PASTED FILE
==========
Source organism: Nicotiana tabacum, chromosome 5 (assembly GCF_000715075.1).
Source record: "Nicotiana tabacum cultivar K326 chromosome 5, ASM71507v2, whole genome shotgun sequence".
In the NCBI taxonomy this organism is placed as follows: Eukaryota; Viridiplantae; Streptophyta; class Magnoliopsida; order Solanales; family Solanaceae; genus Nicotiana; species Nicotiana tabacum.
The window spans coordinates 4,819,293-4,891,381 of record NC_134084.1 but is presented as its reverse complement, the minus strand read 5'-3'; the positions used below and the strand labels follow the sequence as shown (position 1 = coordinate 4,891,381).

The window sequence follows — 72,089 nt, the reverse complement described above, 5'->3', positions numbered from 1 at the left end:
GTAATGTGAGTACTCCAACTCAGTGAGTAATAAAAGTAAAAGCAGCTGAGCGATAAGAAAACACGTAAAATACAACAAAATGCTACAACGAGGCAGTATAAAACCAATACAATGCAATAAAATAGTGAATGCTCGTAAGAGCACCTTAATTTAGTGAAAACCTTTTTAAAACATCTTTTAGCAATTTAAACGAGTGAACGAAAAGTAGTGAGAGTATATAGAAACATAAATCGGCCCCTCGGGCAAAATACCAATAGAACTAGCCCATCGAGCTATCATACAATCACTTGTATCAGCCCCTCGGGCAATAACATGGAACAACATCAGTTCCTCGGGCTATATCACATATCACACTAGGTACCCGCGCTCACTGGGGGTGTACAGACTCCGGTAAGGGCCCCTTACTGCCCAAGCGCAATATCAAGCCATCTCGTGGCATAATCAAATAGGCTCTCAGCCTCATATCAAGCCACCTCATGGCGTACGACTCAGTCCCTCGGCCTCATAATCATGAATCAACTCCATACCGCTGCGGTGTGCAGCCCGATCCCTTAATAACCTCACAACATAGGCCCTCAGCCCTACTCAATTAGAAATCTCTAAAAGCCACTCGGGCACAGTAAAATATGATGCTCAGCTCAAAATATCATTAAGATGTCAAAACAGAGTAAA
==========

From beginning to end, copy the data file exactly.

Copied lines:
Source organism: Nicotiana tabacum, chromosome 5 (assembly GCF_000715075.1).
Source record: "Nicotiana tabacum cultivar K326 chromosome 5, ASM71507v2, whole genome shotgun sequence".
In the NCBI taxonomy this organism is placed as follows: Eukaryota; Viridiplantae; Streptophyta; class Magnoliopsida; order Solanales; family Solanaceae; genus Nicotiana; species Nicotiana tabacum.
The window spans coordinates 4,819,293-4,891,381 of record NC_134084.1 but is presented as its reverse complement, the minus strand read 5'-3'; the positions used below and the strand labels follow the sequence as shown (position 1 = coordinate 4,891,381).

The window sequence follows — 72,089 nt, the reverse complement described above, 5'->3', positions numbered from 1 at the left end:
GTAATGTGAGTACTCCAACTCAGTGAGTAATAAAAGTAAAAGCAGCTGAGCGATAAGAAAACACGTAAAATACAACAAAATGCTACAACGAGGCAGTATAAAACCAATACAATGCAATAAAATAGTGAATGCTCGTAAGAGCACCTTAATTTAGTGAAAACCTTTTTAAAACATCTTTTAGCAATTTAAACGAGTGAACGAAAAGTAGTGAGAGTATATAGAAACATAAATCGGCCCCTCGGGCAAAATACCAATAGAACTAGCCCATCGAGCTATCATACAATCACTTGTATCAGCCCCTCGGGCAATAACATGGAACAACATCAGTTCCTCGGGCTATATCACATATCACACTAGGTACCCGCGCTCACTGGGGGTGTACAGACTCCGGTAAGGGCCCCTTACTGCCCAAGCGCAATATCAAGCCATCTCGTGGCATAATCAAATAGGCTCTCAGCCTCATATCAAGCCACCTCATGGCGTACGACTCAGTCCCTCGGCCTCATAATCATGAATCAACTCCATACCGCTGCGGTGTGCAGCCCGATCCCTTAATAACCTCACAACATAGGCCCTCAGCCCTACTCAATTAGAAATCTCTAAAAGCCACTCGGGCACAGTAAAATATGATGCTCAGCTCAAAATATCATTAAGATGTCAAAACAGAGTAAA